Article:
Friday, August 30, 2019

What We've Been Reading - August

Roseanna's Reads

In My Devotions

Mere Christianity 
by C. S. Lewis

As part of my C. S. Lewis kick, I've been reading Mere Christianity every morning along with my Bible. And it's always nice to read something and immediately go, "Oh, so that's why this has become a classic!" which has definitely happened with this one. Lewis really was a brilliant man, and his reflections on what lies at the heart of Christianity--not the details that separate one denomination from another, but rather what separates all Christians in their beliefs from non-Christians--are truly amazing. I can't believe I haven't read this one before and already know I'll read it again. This one ought to be required reading for all of us!


For My Bookclub

The King's Mercy
by Lori Benton

I love every book Lori Benton has written, and The King's Mercy is certainly living up to her reputation for depth of character, scope of story, and amazing insight. The story follows a Scotsmen who was taken prisoner during the failed Jacobite rebellion and shipped to America as an indentured servant. Our heroine is the daughter of the plantation that buys his indenture, and she's soon captivated by the towering Scot who's learning to become a blacksmith. I love that Joanna is a woman who serves her family and servants with a full hard, chafing against the cruelties she sees in slavery in a completely believable way. And I think we can all understand Alex's struggle, wanting a freedom that's always out of reach. As always with Lori's books, I recommend this one highly!!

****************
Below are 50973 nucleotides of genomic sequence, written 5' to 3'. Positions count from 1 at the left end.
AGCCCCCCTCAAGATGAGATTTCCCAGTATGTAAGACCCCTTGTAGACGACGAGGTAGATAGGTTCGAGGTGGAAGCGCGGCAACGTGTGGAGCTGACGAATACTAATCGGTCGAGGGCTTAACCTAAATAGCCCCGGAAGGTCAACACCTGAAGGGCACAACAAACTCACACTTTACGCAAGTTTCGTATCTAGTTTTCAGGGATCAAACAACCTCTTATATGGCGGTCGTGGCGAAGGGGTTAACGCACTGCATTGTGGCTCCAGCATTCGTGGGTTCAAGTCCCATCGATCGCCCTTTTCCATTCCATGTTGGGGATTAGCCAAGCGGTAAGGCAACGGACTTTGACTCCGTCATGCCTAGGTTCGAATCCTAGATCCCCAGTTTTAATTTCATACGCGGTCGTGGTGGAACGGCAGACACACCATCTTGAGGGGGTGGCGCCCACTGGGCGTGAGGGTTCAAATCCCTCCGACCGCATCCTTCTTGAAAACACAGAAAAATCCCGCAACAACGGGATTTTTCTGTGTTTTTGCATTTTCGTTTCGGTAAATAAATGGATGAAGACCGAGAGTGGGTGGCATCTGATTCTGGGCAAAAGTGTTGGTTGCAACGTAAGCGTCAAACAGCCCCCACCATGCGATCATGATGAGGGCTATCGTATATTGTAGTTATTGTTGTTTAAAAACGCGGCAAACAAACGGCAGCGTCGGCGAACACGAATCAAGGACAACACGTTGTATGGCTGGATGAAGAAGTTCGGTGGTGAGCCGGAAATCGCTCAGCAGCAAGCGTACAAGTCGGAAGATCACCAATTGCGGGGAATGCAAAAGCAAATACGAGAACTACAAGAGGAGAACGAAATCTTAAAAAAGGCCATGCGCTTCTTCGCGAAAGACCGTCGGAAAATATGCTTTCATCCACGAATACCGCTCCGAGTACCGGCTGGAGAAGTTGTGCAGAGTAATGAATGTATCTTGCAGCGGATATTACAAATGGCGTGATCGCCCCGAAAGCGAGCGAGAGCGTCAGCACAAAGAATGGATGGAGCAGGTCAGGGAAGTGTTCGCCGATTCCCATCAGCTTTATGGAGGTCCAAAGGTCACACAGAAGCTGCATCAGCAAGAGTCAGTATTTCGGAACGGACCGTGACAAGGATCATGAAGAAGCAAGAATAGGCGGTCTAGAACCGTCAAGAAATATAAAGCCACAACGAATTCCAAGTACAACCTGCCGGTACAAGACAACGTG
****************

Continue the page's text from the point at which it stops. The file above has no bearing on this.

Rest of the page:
For the Edit

Surf Smugglers
by Melody Carlson

I'm really enjoying with Melody Carlson on her Legacy of Sunset Cove Series, which follows Anna McDowell and her daughter Katie through some adventures that result from Oregon's Prohibition laws, which came half a decade before the nation's. Book 3 features a wedding, more focus on the Great War that America that just joined, a new hospital, and of course some smuggling that our intrepid newspaper people have to help put a stop to. Can't wait for the final book in the series!


For the Kids

Odd Girl Out (Being Zoe #2)
by Melody Carlson